This week’s topic in our series on supplements to potentially help with missing periods is maca, aka Lepidium meyenii.
A little while back I did a survey of women in my facebook support group and found that among 53 women 63 supplements were being taken with the idea of helping to restore missing periods. (The overview of the topic can be found here, other posts in the series include Vitex and Acetyl-L-Carnitine). Maca was taken by 10 of these women, so I thought we’d investigate it next. Thanks to Eryn for digging up some references!
Overview of Maca
Maca is grown in the central Andes. The part that is eaten is the “hypocotyl”, a tuberous root-like structure that is a storage organ for nutrients. Maca has been cultivated and used for food and medicinal purposes for hundreds of years.
Maca and period restoration
Our question is whether maca can be useful in a woman trying to restore menstrual cycles. I was rather surprised after reading some abstracts to find that there were hints of potential usefulness of this supplement – but after reading the full studies, my conclusion is that while maca is not going to hurt recovery, it is unlikely to help either.
In the first study, rats were fed dried maca powder as 5%, 25%, or 50% of their diet. Seven weeks later, during the “pro-estrus” phase (like the follicular phase in humans) hormones were measured, and in the rats consuming 50% maca, a 4.5-fold elevation in LH levels and 19-fold elevation in FSH levels were seen. This elevation was dose dependent (meaning elevations were seen at lower amounts consumed as well, in proportion to the amount of maca). However, there are two key points missing from the abstract, which is where that info comes from. One is that there was essentially no elevation at the lowest dose, 5% of feed, which is about 3g/kg/day. The second point was that these elevations were very transient, seen only at the time of the pre-ovulatory surge. There was not an overall increase in LH levels.
The huge elevations in LH are clearly not reproducible in humans, because 50% of our diet as maca powder is not feasible. Even 3 grams per kilogram, i.e., 180 grams per day in someone weighing 60kg (about 130 lb) doesn’t jibe with the dosages normally prescribed. A website selling maca powder indicates that a serving is about 9 grams. In the Andes, people will often eat 100-200g of the root 2-3 times a week, a much higher amount than what is realistically available to those of us outside Peru.
There are a few other studies in rodents, but unfortunately not much in humans to support or refute these results. A study performed in men (due to positive effects on sperm parameters) showed no change in FSH, LH, estradiol, prolactin, or testosterone while taking 1.5 or 3g of maca for up to 12 weeks.
These two results, an elevation in the levels of LH and FSH *only* during the pre-ovulatory surge in mice, and no change in reproductive hormones in males in response to maca suggest that maca is not going to help with no periods based on a hormonal mechanism.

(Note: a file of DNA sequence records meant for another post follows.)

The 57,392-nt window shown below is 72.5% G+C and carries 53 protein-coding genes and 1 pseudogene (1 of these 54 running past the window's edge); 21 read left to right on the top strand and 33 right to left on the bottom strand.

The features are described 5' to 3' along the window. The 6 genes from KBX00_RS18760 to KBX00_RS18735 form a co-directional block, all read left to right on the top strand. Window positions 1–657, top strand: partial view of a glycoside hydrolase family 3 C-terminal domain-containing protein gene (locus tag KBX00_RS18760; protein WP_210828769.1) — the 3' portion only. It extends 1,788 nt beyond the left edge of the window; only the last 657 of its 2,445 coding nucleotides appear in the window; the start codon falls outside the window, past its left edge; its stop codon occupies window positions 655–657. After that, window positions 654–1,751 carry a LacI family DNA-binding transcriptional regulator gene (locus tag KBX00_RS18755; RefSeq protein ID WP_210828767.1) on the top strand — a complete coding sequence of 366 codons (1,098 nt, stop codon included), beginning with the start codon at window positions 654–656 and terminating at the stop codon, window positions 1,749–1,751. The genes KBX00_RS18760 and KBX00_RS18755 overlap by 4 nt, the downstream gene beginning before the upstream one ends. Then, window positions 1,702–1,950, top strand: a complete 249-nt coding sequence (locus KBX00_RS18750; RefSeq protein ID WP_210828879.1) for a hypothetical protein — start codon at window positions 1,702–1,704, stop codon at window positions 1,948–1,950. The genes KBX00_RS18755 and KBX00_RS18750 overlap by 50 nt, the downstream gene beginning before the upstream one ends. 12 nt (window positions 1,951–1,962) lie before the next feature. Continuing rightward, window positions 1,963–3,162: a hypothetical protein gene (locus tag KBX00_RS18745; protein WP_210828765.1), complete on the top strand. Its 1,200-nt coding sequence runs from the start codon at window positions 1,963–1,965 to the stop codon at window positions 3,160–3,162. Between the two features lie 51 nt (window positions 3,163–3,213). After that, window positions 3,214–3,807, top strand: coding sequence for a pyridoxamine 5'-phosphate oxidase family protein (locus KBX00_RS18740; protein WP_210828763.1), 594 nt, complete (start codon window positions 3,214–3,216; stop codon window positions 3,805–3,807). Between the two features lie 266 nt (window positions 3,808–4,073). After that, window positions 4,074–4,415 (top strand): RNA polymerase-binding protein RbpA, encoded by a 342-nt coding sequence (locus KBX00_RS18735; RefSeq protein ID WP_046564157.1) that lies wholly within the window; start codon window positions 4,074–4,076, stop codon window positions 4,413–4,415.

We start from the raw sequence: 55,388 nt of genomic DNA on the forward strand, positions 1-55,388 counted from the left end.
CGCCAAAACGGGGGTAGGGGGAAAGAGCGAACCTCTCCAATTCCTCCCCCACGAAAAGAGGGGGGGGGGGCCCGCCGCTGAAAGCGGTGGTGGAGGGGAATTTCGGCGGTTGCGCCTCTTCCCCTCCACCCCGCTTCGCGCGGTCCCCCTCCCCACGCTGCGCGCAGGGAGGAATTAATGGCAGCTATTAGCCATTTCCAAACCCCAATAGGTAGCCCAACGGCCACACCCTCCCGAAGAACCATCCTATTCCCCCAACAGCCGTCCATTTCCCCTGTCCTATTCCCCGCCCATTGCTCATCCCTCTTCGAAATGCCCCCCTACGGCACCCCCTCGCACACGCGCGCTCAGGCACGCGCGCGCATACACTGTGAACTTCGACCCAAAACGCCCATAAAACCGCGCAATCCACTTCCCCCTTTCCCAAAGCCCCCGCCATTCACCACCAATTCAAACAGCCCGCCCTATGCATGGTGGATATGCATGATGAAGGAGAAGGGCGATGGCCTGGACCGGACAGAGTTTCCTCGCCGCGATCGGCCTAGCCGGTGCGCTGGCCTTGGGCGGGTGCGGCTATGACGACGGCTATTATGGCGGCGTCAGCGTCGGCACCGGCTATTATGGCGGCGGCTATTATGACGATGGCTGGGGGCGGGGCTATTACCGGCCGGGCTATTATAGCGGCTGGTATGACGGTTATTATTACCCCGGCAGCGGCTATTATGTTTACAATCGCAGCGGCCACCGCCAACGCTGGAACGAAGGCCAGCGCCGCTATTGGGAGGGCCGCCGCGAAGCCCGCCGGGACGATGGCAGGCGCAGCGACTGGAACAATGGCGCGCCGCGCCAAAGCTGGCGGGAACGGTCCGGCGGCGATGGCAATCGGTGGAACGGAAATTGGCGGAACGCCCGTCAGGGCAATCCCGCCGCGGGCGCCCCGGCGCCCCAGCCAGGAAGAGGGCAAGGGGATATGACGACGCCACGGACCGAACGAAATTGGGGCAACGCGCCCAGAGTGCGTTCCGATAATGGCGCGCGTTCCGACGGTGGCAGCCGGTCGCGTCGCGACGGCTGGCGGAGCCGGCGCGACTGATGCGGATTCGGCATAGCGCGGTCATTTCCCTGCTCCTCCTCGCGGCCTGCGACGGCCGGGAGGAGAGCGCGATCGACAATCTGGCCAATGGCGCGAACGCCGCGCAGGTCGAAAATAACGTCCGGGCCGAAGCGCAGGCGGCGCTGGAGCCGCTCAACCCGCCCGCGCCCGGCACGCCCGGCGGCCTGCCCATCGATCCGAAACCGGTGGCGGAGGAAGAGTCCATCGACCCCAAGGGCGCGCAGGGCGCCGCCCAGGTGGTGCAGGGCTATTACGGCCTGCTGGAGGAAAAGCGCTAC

As I was researching the toxicity of maca (which seems to be zero), I came across an article where they did a double-blind, placebo-controlled study looking at a number of health outcomes after consuming maca (3g/day) for 12 weeks (197 subjects across all groups). The health outcomes were assessed on a weekly basis, giving a really nice data set. There were no adverse events reported which is great, and they reference another study that found no toxicity in rats at up to 17g/kg, which is an enormous amount, so maca seems to be very safe to eat.
GENERAL HEALTH EFFECTS OF MACA
Some of the health outcomes that were measured in the study I just mentioned and found to be significantly different from placebo (on top of a placebo effect!) may be of interest to readers – improved libido, energy, mood, and “Health Related Quality of Life” score. The “HRQL” is a 36-question survey that contains “five items related to general health, five items related to physical activities associated with current health status, two items related to limitations on work or other regular daily activities as a consequence of reduced physical health, two items on bodily pain, one item about vitality, and five items on mental health .”
This study suggests that there may be other reasons to take maca than period restoration per se… it may help with overall quality of life while you are working to recover. And in someone who is at a “fertile BMI,” not doing high intensity exercise, but still stressed and anxious… maybe something like maca could help with the mental stress part.
MACA for Missing periods?
My ultimate conclusion is if you like maca, go ahead and have some (after checking the sourcing, see below), but don’t feel like this is something that you need to go out and get to help you restore your missing period. It may have some mood boosting effects that could be helpful during recovery in other ways though.
I will leave you with a quote from a recent review of maca,
To date, the health claims of maca cannot be fully supported from a scientific standpoint and more research is needed. It appears that the indigenous local knowledge about the health benefits of maca has been dragged out of context to fit the demands of a growing market for herbal remedies. This globalisation (or hype esp. in China) also has had serious consequences for the local producers in Peru. The lack of protocols to regulate the production and marketing of maca during this rapid expansion, poses a threat to both the safety of consumers and the sustainability of supply.